Corporate grantmakers regularly serve the broader community through grantmaking, promoting employee volunteerism, and other activities. When may a corporate grantmaking entity focus its charitable efforts on assisting its own employees and their dependents?
The answer to this question depends on two variables: the type of corporate grantmaker offering assistance and the type of assistance offered. This article reviews the framework for determining what type of assistance is permitted and provides links to other more detailed resources on this topic.
Assisting individuals with educational expenses and helping individuals obtain basic necessities such as food, clothing, shelter, and medical care are two common charitable objectives. However, the rules governing tax treatment of such assistance become stricter when the grantor is an employer and the grantees are employees or dependents of employees. Recognizing that employers have many noncharitable reasons for assisting employees, including employee recruitment and retention, Congress and the IRS have crafted laws and regulations that aim to distinguish noncharitable assistance from assistance that serves a charitable purpose while providing no more than an incidental benefit to the corporation.
Types of Corporate Grantmakers
The first factor to consider in distinguishing charitable from noncharitable assistance is the type of entity providing the assistance.
Direct corporate assistance entails grantmaking directly from the company to the employee. Such assistance is generally permissible, but not as a charitable expense, and it is also often considered income to the employee.
Private foundation assistance is involved when the company foundation is organized as a private foundation. Most company foundations are established as private foundations, since the vast majority of the contributions to the organization are from the corporation. Stricter rules apply when assistance is provided by a private foundation than when such assistance is provided by a public charity due to the heightened concern that a private foundation largely funded and controlled by a company would operate to provide an impermissible benefit to the corporation.
Public charity assistance arises when the company has established a public charity, which may be partially funded by the corporation but also receives contributions from employees, franchisees, or others. Some companies establish public charities, others establish funds at community foundations or other public charities to carry out some or all aspects of their corporate grantmaking. Because of the diversity in donors and the existence of more independence from the corporation than a company foundation, the tax code and regulations afford public charities more flexibility to assist employees than private foundations.
Types of Assistance to Employees and/or Their Dependents
The second factor to consider in determining whether assistance to employees is permissible and/or charitable is the type of assistance the grantmaker seeks to provide to employees or dependents of employees.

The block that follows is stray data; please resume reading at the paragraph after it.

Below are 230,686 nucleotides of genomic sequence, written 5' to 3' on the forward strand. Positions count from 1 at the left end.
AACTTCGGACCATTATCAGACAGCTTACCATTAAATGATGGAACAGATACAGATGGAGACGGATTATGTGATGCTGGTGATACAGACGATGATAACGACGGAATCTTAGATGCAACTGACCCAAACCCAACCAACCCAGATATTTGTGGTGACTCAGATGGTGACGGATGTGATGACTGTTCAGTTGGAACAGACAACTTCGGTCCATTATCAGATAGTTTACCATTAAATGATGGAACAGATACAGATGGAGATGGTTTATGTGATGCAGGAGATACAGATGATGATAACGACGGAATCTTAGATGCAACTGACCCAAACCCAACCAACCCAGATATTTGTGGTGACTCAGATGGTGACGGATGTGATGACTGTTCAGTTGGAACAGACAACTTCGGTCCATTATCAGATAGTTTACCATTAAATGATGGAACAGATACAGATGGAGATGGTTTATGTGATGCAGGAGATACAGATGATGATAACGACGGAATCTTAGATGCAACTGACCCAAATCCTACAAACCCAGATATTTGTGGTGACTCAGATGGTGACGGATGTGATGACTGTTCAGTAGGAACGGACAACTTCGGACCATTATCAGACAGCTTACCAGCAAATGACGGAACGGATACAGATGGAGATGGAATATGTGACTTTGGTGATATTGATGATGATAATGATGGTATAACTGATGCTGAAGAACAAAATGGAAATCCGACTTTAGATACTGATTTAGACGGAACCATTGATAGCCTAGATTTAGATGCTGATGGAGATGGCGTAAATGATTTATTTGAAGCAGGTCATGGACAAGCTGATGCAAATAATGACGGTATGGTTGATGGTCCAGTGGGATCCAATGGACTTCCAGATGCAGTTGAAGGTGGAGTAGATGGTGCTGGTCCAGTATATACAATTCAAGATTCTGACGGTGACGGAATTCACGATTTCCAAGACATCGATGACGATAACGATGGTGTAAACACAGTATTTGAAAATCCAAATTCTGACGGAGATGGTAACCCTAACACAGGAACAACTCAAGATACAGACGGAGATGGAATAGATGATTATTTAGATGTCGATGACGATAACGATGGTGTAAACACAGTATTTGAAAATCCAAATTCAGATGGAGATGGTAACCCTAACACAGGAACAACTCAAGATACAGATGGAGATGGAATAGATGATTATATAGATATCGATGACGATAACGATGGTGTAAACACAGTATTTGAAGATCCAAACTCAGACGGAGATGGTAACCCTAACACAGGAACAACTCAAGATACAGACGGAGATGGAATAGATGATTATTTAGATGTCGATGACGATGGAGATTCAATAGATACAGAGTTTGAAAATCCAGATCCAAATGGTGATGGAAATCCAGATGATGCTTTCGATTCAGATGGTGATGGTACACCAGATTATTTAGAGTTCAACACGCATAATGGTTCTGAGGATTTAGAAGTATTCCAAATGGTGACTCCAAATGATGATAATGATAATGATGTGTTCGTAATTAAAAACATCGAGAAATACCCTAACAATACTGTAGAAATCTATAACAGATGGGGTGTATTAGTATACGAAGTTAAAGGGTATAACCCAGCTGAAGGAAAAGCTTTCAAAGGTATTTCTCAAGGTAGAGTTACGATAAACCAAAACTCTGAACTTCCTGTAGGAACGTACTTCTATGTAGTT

Scholarships, fellowships and educational loans are grants to assist individuals with expenses related to pursuing an education.
Disaster relief assistance is generally provided to individuals affected by an event that impacts more than just one individual or family (e.g., earthquake, wildfire). Such assistance may include grants or loans for securing basic necessities such as food, shelter, housing, transportation, and psychological or medical assistance. Tax code treatment of assistance to employees distinguishes between two types of disasters:
1. A qualified disaster is legislatively defined as a disaster which meets any one of the following four criteria:
- results from a terroristic or military action
- is a presidentially declared disaster
- results from an accident involving a common carrier
- results from any other event which is determined by the secretary of the Treasury to be of a catastrophic nature
Assistance in such cases could include reasonable and necessary personal, family, living, or funeral expenses and reasonable and necessary expenses incurred for the repair or rehabilitation of a personal residence and its contents.
2. Nonqualified disasters are all other disasters that do not meet any of the four criteria for qualified disasters.
Emergency hardship assistance is assistance provided in situations that generally affect one individual or family, such as a personal loss (e.g., fire, sudden death in the family) or extraordinary healthcare expenses that the individual is unable to pay without further financial hardship. As with disaster relief, when permitted, charitable assistance may help affected individuals obtain the basic necessities. The exact nature of the assistance will vary depending on the circumstances and the individual’s particular needs.
The Rules and Resources: Employee Assistance Framework
The Employee Assistance Rules and Resources chart  below outlines when assisting employees is permissible and a charitable activity. The chart does not provide details on the rules that must be followed for each type of assistance but it does provide direction to relevant resources on the topic.
In setting up any of the permitted programs noted in the above chart, a grantmaker will want to work closely with its advisors to ensure adherence to the particular rules required for the grantmaker and particular form of assistance. The reward for diligence in spending the time to establish a program that adheres to the IRS rules is an ongoing program that?particularly in the case of emergency hardship or disasters?can be mobilized quickly to assist employees when they need it most.